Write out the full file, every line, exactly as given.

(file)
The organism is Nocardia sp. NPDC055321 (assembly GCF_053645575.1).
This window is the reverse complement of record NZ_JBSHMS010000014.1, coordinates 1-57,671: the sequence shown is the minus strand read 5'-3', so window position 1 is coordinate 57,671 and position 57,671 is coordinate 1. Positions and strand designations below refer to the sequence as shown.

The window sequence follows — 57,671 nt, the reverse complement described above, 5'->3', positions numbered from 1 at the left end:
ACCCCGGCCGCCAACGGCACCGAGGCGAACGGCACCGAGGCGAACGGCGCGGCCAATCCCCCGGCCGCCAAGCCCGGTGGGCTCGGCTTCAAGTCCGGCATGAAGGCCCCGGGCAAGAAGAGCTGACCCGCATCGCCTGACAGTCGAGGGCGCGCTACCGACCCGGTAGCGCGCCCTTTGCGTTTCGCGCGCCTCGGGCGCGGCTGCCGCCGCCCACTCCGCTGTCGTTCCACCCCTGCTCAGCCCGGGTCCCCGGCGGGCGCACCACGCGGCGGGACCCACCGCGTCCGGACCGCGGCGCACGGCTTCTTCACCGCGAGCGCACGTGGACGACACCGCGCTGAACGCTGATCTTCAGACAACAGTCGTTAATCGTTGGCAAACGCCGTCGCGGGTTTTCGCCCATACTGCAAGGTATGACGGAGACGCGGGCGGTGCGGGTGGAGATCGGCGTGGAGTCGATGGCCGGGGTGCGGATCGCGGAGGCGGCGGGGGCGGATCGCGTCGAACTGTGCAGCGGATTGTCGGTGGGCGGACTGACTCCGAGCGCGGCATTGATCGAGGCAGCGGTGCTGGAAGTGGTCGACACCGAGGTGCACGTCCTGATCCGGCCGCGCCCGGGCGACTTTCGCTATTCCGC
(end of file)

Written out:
The organism is Nocardia sp. NPDC055321 (assembly GCF_053645575.1).
This window is the reverse complement of record NZ_JBSHMS010000014.1, coordinates 1-57,671: the sequence shown is the minus strand read 5'-3', so window position 1 is coordinate 57,671 and position 57,671 is coordinate 1. Positions and strand designations below refer to the sequence as shown.

The window sequence follows — 57,671 nt, the reverse complement described above, 5'->3', positions numbered from 1 at the left end:
ACCCCGGCCGCCAACGGCACCGAGGCGAACGGCACCGAGGCGAACGGCGCGGCCAATCCCCCGGCCGCCAAGCCCGGTGGGCTCGGCTTCAAGTCCGGCATGAAGGCCCCGGGCAAGAAGAGCTGACCCGCATCGCCTGACAGTCGAGGGCGCGCTACCGACCCGGTAGCGCGCCCTTTGCGTTTCGCGCGCCTCGGGCGCGGCTGCCGCCGCCCACTCCGCTGTCGTTCCACCCCTGCTCAGCCCGGGTCCCCGGCGGGCGCACCACGCGGCGGGACCCACCGCGTCCGGACCGCGGCGCACGGCTTCTTCACCGCGAGCGCACGTGGACGACACCGCGCTGAACGCTGATCTTCAGACAACAGTCGTTAATCGTTGGCAAACGCCGTCGCGGGTTTTCGCCCATACTGCAAGGTATGACGGAGACGCGGGCGGTGCGGGTGGAGATCGGCGTGGAGTCGATGGCCGGGGTGCGGATCGCGGAGGCGGCGGGGGCGGATCGCGTCGAACTGTGCAGCGGATTGTCGGTGGGCGGACTGACTCCGAGCGCGGCATTGATCGAGGCAGCGGTGCTGGAAGTGGTCGACACCGAGGTGCACGTCCTGATCCGGCCGCGCCCGGGCGACTTTCGCTATTCCGC